For the calculation of times referenced to the user's location (the user's local time) the system may need to apply a time correction to the time based on the system's reference timebase. The user's current timezone may be determined by the user advising the system of his/her current location, state or province, or actual timezone, using the system website or by mobile messaging text command message, or determined by other means. Examples of other means include the system deducing the user's location or timezone based on the Internet IP (Internet Protocol) address used by the user when accessing the system website, or by local time, location or timezone information sent with or in a text command message. In the case of the provision or deduction of the user's location, timebase correction values may be extracted from a time reference/location database, lookup table or some other function, or by mathematical calculation, the actual method being immaterial so long as it comes up with the right answer.
Various embodiments of the invention therefore contain processes (not shown) for the system to be informed or to deduce the user's timezone, to facilitate the provision of time information in local time for the individual user.
Someone skilled in the art may create an arming process with a different structure but which performs an equivalent role. Such variations are covered by the claims.
Once user 100 from
It can be seen, therefore, that in order for the user to prevent an alert to his/her contact person that user 100 must disarm the system prior to his/her alert time, which is accomplished using disarming process 120. The disarming process, once completed, terminates or suspends monitoring by monitoring process 122 for that user.
In the currently preferred embodiment this process may be accessed by user 100 (from
Referring now to
Once the user is identified the user selects, in step 606, a link, button or option from the website which takes him/her to the disarming procedure. It should be noted
In other embodiments the user may select a disarm option before the login procedure, in which case he/she will be identified or presented with the login procedure. In other words, step 606 may precede steps 304 and 306 in a similar manner to that illustrated in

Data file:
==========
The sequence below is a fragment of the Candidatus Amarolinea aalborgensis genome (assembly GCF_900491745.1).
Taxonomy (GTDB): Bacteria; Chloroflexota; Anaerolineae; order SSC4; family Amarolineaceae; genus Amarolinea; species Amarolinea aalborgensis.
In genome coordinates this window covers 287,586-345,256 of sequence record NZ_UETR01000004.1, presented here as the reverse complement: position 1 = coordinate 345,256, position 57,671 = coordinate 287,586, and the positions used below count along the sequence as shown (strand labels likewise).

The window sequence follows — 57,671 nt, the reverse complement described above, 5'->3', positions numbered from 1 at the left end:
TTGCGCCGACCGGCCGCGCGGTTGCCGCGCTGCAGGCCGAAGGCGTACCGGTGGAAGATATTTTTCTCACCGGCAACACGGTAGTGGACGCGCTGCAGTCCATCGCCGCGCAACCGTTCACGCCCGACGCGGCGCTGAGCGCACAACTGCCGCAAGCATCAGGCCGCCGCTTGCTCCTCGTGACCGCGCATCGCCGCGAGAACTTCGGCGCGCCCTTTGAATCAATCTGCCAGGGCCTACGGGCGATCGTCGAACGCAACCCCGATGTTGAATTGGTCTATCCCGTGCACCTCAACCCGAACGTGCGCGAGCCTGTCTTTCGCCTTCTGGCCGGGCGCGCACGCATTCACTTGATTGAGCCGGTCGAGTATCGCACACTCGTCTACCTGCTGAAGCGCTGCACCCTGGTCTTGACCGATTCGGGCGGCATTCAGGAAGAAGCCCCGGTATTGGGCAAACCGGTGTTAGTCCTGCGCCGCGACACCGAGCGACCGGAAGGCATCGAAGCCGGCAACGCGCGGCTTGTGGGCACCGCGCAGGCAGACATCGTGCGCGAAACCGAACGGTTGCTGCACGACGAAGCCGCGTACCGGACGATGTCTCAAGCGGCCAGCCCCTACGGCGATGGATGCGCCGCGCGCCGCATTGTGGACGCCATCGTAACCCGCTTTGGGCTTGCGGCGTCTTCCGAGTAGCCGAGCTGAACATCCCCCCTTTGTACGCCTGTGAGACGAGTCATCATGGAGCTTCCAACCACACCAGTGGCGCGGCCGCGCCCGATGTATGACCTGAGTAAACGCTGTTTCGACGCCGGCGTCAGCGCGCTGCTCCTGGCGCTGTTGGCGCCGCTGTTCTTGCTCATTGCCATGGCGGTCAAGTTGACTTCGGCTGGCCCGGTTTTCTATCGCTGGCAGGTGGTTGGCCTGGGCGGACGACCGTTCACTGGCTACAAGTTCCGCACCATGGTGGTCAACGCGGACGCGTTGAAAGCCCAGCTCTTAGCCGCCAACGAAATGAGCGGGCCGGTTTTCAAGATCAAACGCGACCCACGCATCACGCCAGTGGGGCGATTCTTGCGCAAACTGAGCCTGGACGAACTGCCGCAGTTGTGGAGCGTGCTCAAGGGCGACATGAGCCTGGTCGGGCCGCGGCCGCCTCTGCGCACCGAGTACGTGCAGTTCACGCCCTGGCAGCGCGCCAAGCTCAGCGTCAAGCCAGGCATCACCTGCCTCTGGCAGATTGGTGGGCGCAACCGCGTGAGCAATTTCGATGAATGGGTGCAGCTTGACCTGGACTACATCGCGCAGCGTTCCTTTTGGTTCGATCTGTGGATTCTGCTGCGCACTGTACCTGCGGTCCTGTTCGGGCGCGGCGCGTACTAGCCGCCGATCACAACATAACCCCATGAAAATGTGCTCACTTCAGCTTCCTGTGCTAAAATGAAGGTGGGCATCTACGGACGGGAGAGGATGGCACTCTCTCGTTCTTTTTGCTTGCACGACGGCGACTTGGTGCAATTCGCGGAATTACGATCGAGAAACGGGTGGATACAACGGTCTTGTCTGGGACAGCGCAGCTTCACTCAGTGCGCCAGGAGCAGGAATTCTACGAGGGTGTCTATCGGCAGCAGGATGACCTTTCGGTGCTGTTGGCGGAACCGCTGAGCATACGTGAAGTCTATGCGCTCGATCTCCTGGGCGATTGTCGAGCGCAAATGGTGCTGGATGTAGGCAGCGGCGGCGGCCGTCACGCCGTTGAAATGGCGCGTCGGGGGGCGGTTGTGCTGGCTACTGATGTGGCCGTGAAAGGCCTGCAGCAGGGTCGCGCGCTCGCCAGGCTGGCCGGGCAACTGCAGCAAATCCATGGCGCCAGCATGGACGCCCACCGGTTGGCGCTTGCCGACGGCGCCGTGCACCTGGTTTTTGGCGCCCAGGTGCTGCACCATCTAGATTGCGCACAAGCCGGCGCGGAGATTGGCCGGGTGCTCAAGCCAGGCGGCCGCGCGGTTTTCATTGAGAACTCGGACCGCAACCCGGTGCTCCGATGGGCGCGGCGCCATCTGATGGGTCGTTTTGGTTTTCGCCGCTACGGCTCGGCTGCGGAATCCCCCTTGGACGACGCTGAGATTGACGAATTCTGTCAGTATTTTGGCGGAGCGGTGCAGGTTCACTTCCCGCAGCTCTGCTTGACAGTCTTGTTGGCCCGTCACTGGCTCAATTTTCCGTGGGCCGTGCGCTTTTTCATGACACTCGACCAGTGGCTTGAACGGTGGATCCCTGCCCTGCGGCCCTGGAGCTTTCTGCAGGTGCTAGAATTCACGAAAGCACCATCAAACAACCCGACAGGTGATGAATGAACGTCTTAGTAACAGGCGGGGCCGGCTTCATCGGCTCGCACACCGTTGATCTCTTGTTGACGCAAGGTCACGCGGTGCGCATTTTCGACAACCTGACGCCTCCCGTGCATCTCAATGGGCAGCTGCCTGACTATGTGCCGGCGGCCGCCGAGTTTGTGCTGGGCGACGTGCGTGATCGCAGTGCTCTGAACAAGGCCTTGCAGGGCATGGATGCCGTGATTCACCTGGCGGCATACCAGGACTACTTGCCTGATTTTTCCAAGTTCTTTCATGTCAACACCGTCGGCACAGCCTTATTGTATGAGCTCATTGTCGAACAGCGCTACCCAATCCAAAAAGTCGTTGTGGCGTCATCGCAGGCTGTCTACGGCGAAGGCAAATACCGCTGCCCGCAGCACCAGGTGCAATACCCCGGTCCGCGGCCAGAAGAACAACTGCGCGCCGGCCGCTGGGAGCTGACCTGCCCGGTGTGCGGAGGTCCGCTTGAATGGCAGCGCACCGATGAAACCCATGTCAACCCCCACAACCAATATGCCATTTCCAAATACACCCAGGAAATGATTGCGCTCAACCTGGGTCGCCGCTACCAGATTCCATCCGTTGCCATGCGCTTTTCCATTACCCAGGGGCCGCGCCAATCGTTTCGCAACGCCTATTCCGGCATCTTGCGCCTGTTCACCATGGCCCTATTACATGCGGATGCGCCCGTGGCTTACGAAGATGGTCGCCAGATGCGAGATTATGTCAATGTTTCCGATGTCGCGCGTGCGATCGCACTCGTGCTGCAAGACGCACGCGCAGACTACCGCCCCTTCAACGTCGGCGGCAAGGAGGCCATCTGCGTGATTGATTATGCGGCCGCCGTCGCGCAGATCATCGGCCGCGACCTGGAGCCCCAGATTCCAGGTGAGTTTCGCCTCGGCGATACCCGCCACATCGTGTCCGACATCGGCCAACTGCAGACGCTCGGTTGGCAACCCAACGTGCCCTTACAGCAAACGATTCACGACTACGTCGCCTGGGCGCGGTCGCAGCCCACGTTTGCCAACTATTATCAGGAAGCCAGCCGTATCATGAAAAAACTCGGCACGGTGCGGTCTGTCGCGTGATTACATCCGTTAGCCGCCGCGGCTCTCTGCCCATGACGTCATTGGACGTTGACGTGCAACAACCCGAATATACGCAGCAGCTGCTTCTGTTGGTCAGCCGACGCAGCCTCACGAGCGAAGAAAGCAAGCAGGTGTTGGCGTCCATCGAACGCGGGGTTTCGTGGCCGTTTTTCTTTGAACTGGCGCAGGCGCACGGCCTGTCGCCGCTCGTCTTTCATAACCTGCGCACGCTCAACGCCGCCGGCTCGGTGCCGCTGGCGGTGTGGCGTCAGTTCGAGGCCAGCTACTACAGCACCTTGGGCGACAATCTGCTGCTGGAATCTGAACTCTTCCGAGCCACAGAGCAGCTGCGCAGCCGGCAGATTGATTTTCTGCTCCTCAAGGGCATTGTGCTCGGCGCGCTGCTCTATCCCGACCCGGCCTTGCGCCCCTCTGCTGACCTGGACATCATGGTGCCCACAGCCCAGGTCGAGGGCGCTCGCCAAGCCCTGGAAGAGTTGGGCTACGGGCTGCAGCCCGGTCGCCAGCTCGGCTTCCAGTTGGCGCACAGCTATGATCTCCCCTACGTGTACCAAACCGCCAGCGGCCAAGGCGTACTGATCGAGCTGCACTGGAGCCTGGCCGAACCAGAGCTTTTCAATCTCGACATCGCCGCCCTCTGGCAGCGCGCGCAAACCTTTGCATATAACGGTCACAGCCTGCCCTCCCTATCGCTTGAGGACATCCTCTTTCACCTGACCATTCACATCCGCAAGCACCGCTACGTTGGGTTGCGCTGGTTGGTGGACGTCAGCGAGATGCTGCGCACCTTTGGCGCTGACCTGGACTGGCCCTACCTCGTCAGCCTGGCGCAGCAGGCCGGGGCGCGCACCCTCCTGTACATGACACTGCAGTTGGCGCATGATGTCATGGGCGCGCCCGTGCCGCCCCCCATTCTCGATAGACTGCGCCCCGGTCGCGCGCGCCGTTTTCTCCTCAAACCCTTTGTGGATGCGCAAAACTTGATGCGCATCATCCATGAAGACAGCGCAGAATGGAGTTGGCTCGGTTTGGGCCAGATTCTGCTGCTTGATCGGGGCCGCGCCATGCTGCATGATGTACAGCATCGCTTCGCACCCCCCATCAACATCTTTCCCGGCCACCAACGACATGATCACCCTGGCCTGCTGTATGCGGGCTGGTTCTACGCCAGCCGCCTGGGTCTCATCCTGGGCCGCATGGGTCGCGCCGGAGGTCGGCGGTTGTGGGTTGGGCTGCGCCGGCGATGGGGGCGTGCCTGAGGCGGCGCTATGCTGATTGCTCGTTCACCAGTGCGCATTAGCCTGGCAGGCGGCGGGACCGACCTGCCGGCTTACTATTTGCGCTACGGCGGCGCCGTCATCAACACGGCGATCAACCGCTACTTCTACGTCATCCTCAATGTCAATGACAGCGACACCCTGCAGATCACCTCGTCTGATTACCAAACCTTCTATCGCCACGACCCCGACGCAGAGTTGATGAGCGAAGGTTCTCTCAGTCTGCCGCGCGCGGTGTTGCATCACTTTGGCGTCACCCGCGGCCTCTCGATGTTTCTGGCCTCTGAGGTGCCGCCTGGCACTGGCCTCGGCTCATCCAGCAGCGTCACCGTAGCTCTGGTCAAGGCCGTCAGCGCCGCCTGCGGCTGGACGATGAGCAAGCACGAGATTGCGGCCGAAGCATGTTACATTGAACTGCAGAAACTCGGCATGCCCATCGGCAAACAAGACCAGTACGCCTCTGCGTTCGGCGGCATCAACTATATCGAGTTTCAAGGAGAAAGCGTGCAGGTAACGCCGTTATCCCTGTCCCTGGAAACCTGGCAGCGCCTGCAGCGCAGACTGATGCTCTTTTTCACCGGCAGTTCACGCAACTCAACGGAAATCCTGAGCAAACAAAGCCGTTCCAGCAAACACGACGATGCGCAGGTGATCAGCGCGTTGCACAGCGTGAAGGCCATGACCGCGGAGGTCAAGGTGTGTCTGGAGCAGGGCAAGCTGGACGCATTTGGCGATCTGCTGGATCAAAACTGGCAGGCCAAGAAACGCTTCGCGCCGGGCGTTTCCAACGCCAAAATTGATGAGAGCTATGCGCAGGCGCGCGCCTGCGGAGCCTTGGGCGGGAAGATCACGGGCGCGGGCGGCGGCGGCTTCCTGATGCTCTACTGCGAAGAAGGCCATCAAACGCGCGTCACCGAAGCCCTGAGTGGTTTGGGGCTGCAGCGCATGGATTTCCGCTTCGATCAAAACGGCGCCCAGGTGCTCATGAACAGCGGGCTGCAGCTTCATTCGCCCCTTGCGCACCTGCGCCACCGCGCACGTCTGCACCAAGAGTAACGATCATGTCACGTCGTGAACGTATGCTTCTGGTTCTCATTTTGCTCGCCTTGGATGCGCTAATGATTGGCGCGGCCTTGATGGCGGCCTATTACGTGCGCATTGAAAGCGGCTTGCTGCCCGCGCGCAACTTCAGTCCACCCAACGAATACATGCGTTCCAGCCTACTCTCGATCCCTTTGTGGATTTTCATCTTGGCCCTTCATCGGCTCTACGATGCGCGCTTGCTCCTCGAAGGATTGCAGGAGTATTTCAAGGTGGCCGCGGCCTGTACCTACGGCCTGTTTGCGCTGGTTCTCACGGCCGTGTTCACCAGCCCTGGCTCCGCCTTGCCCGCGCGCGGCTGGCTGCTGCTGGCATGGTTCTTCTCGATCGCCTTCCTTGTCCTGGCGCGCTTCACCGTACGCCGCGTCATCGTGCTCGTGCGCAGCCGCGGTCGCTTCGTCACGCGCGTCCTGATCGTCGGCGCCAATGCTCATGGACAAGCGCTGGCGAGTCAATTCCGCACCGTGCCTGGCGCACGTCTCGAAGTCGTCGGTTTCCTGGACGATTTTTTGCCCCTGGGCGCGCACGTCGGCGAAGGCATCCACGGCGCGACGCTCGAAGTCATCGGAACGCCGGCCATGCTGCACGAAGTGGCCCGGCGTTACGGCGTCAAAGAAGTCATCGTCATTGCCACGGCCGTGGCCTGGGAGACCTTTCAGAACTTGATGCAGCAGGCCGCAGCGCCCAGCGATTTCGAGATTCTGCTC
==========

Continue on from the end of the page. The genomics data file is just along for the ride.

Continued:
Step 608 determines whether the system is actually armed for the user by searching for the presence of an ALERTTIME record for the user, as this is the database and procedural method chosen for my currently preferred embodiment. As mentioned previously, however, other methods of data management exist and would be suitable in indicating that the system is in the “armed” state.
If the system is actually armed then step 610 shows that the system performs a disarm operation. In my currently preferred embodiment this would be carried out by deleting the ALERTTIME record for that user, as it is the presence of such a record which indicates the armed state to the system.
Step 612 shows that the system would then send an email message to the user confirming to the user that he/she has successfully disarmed the system. The sending of such an email message provides electronic written evidence to the user of the system state. Similarly, if the system was not armed in the first place, as determined by step 608, an email message may still be sent to the user confirming that the state of the system is disarmed.
The process concludes with steps 614 and 616 resulting in a webpage being displayed to the user confirming the disarmed state of the system.
If the user elects to disarm the system by sending a text command message, such as an appropriately formatted SMS text message, he/she would send a message to the system as shown in step 620. For example, such a text command message may contain the codeword “disarm” to indicate to the system that the disarming process is requested by the user. The user identification procedure (step 422) and the identification failure response (step 426) are as described previously in the travel plan data entry process description and